Apple Thoughts

The Mac Studio

I’ve had a Mac Studio for a month now, so I have thoughts to share.

tl;dr – It’s great and is what I’ve wanted from Apple for a long time.

The product line gap

There’s been a gap in Apple’s Mac product line for years, though most consumers wouldn’t have noticed, and that’s the reason it existed.

Here’s a user who fits the profile:

  • Wants a desktop
  • Wants complete control over their displays
  • Wants modularity
  • Wants a bunch of ports
  • Wants high(er) performance
  • Needs macOS

The user is me.

The Mac Mini checks most of these boxes until you get to performance. The standard M1 currently offered is an amazing chip that gets you quite far, but the 16 GB RAM limit just won’t cut it for users who need higher-end performance. I have this configuration in my current MacBook Pro and have hit the limits.

The Mac Pro checks all of these boxes until you factor in the price. $6000 is simply out of reach for most, if not all, “prosumers”. $4000 would be my upper limit and even that’s hard to fathom. In 2009 I had a “Cheese Grater” Mac Pro with a quad core Xeon that I paid around ~$2200 as a refurb. It’s the best computer I’ve ever owned, but Apple’s made it clear with the modern models (aka bigger cheese grater) that I’m no longer a member of their target audience.

Until the Studio I’ve been “compromising” (I understand that sounds extremely privileged) with a 2019 i9 8-core iMac. Performance-wise it’s been incredible – no complaints there, but I’ve just never been the iMac type. An all-in-one is great for many, but to nerds it introduces unnecessary complexity while reducing modularity. It’s hard to compute* a hypothetical scenario where one must send a fully working computer in for repairs just because the display failed.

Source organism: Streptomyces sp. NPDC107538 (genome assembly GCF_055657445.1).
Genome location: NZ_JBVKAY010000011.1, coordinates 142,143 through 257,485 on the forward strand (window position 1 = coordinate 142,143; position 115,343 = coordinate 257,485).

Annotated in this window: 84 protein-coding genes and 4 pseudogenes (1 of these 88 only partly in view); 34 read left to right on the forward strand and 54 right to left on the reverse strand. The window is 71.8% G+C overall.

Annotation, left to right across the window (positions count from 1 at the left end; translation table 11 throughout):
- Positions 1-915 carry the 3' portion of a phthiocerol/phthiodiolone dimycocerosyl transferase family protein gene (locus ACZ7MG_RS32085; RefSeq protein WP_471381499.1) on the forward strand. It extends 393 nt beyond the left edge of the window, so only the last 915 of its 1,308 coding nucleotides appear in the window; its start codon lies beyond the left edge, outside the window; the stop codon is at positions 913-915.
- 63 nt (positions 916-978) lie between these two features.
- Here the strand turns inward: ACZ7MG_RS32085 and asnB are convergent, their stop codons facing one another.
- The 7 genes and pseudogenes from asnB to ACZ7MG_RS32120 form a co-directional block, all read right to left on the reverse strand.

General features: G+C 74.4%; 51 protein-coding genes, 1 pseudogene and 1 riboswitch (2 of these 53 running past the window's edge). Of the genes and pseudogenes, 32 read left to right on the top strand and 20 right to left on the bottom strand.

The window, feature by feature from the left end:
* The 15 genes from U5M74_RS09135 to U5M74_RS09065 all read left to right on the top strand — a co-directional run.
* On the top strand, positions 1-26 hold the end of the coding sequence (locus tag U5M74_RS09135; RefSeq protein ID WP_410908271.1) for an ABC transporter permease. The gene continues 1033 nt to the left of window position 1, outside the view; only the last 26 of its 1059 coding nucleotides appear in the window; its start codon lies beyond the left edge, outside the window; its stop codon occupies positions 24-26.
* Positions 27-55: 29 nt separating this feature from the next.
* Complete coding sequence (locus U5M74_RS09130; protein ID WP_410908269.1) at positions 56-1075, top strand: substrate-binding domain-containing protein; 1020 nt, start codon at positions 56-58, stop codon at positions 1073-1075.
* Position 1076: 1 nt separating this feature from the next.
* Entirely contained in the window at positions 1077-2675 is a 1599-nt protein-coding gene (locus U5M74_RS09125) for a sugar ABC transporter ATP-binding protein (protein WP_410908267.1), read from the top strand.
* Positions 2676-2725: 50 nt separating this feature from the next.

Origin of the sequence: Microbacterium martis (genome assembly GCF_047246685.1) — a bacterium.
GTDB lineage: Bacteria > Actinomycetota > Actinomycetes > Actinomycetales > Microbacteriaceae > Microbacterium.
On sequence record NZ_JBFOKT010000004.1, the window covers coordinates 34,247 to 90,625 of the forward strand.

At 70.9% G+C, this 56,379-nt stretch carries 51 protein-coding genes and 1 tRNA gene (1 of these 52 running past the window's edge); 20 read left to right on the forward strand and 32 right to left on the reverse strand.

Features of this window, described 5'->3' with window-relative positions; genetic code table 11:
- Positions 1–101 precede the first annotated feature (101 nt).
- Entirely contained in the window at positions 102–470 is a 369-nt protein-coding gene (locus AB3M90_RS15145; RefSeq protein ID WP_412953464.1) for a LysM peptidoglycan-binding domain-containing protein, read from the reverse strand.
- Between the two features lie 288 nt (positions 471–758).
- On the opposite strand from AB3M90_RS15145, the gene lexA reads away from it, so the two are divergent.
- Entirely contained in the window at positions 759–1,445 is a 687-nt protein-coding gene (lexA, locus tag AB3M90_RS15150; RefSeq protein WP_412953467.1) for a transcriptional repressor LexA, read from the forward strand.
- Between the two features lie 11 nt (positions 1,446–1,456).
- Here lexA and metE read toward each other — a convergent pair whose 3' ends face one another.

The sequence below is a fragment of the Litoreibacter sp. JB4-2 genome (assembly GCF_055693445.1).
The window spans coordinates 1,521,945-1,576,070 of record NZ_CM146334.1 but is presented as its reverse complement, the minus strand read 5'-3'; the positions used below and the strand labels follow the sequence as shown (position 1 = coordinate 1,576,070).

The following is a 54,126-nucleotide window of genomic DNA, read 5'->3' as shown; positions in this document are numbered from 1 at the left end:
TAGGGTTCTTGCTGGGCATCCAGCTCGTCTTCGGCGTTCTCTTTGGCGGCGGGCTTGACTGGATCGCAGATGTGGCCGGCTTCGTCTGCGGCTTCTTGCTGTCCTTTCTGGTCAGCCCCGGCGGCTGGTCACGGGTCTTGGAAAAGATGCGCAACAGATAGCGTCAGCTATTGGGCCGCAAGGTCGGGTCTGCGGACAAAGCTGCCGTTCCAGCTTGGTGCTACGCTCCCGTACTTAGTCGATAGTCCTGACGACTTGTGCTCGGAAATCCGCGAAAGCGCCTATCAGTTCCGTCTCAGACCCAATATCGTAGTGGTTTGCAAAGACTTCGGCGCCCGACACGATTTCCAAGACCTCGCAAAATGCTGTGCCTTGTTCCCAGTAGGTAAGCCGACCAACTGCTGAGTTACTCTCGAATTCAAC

*Pun was intended.

Enter the Mac Studio

A good operating system is invisible, and we should think the same about hardware. This is how I’ve felt about the Studio since using it as my primary desktop – you forget it’s there. The fans are unwaveringly quiet, unlike those on the iMac that would roar to life every time I built our Xcode project. I’m fairly certain I saw the iMac hover a few times when they were at full speed. On the flip side I haven’t gotten the Studio’s fans to ramp up to an audible level no matter how hard I push it.

Performance has been as great as I’d hoped. I went with the M1 Max with 64GB of RAM and the 32-core GPU. There’s nothing new to report here that hasn’t been reported already – it’s quick, cool, quiet, and sips power. I don’t plan to game on it, because that’s what PCs are for (as well as making up for the energy savings). 😀

The only item that the Mac Studio doesn’t fulfill in the list above is modularity. It’s better than the iMac in that it separates the displays from the unit, but that’s the only benefit, albeit a huge one for me. Because it’s not truly modular you’re stuck with what you purchased, so choose wisely. I made an enormous mistake only getting a 512GB SSD for my iMac. Never again.

I’m also disappointed that there’s seemingly no easy way to clean the internal fans. Tear-down videos show that the Studio wasn’t designed for self-servicing, and it’s not like I expected any better from Apple, but it would be a nice plus. Time will tell if this will be a real-world problem, so maybe they know best here.

Front of the Mac Studio.

The design isn’t going to win any awards, that’s for sure. For the most part it’s an extruded Mini. That may contribute to its invisibility, though. It’s not there to be a beautiful distraction (I’m thinking of you, computer-1), it’s there just to work, and so far it’s dependably done just that.

In conclusion

It’s a thumbs up from me. 👍 It’s not perfect, but it’s a drastic step in the right direction from Apple. I’m excited to see the desktop Mac get love again after the laptops have stolen the show for so many years, while iPhones and iPads have stolen the show from them.

Adios iMac! 👋